“He ain’t heavy; he’s my brother” – 1 John 3:10-15

Many people might remember this as the title line to the song of the same name performed by Neil Diamond in 1970.  The song was originally written by Bobby Scott and Bob Russell in 1969.  But where did this idea come from?

Roe Fulkerson used this line in a column published in Kiwanis magazine in 1924, and it is said Edward J. Flanagan, the founder of Boys Town used it in 1943.  In 1918 Ralph Waldo Trine used a form of this famous phrase in his publication “The Higher Powers of Mind and Spirit.”

So, we see the phrase has been around for a while, but it may have been originally penned by Rev. James Wells, M.A. in 1884 in his children’s book “The Parables of Jesus” (page 163).  Rev. Wells uses the term to describe the shepherd carrying the lost sheep back home on his shoulders (Luke 15:1-6).

This is the idea the apostle John wants his readers to understand in 1 John 3:10-15.  If we say we are God’s children then we will love our Christian brothers and sisters by our actions, not just our feelings.  John continues by using Cain and Abel as examples.  We know the outcome of this story, how Cain killed his brother Abel, but the burning question is why did Cain act so drastically towards his brother?

God had revealed to both brothers, as to all the others alive at that time, what was considered an acceptable sacrifice to offer in worship to God.  But it wasn’t just about following the rules laid out by God. It was about a heart attitude of repentance and a worshipful attitude for whom and what God is (Psalm 51:16-17).

John goes on to explain his “Cain and Abel” example. The righteousness of the upright reveals the sinfulness of the wicked, and the latter hates the former for it.  The wicked don’t envy the righteous because of their righteousness, but the wicked hate the righteous because their wickedness stands condemned by the very presence of righteousness.  Cain resented the fact that his brother Abel’s offering found acceptance while his didn’t.  Cain didn’t look to change his attitude or position about worshipping God, because he was only willing to worship God on his own terms.  So Cain’s response was to lash out at the righteousness of his brother, which stood as a condemning contrast to Cain’s own inadequate standing before God.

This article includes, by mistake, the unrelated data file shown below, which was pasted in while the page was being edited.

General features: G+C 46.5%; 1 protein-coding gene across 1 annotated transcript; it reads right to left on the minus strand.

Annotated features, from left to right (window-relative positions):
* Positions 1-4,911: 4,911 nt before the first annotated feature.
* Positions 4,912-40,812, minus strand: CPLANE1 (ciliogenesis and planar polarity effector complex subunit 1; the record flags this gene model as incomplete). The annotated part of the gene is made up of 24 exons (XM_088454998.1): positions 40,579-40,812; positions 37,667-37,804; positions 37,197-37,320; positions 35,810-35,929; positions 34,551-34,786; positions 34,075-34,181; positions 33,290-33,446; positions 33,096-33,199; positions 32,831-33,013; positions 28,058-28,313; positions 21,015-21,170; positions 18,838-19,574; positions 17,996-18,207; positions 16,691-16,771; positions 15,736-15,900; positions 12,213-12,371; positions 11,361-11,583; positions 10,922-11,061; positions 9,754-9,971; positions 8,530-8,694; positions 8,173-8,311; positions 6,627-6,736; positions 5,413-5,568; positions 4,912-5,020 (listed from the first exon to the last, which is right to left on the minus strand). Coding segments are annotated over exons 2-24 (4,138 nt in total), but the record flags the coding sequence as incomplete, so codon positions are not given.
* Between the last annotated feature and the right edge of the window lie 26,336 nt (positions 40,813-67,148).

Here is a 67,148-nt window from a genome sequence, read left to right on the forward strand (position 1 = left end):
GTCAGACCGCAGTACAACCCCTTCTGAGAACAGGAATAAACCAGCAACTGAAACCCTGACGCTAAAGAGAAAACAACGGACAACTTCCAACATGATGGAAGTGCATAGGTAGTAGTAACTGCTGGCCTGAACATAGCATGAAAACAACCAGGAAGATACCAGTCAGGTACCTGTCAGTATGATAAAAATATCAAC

John continues with the idea that the truly righteous child of God will demonstrate his/her love for God by how they treat their brothers and sisters in the Lord.  These acts are also evident through the fruits produced in the believers action and life (Galatians 5:22-23).

So what’s John’s point?  If you are going to call yourself a Christian, if you’ve truly asked Jesus to be your Lord and Savior, then your life must demonstrate this by how you treat others, especially those who are in your spiritual family.  As the author of Hebrews reminds us, “…let us consider one another in order to stir up love and good works, 25 not forsaking the assembling of ourselves together, as is the manner of some, but exhorting one another, and so much the more as you see the Day approaching.” (Hebrews 10:24-25)

To “consider one another” is to help carry their burden, encouraging them in the faith, worshiping, rejoicing and sharing with one another, just as the good Shepherd (Jesus) carries each one of us through the trials and tests we each must face.  Just as Jesus carries us, we too must be willing to carry each other as well, for this is a true mark of the Christian family.

Paul

One thought on ““He ain’t heavy; he’s my brother” – 1 John 3:10-15

  1. Thanks Paul for your words. We sometimes get wrapped up in our own selves so much that we forget about our Christian brothers and sisters and those who do not know the Lord. We as Christians know what we need to do and but we just fail to do it. Lord, open our minds and eyes to do your will. Amen

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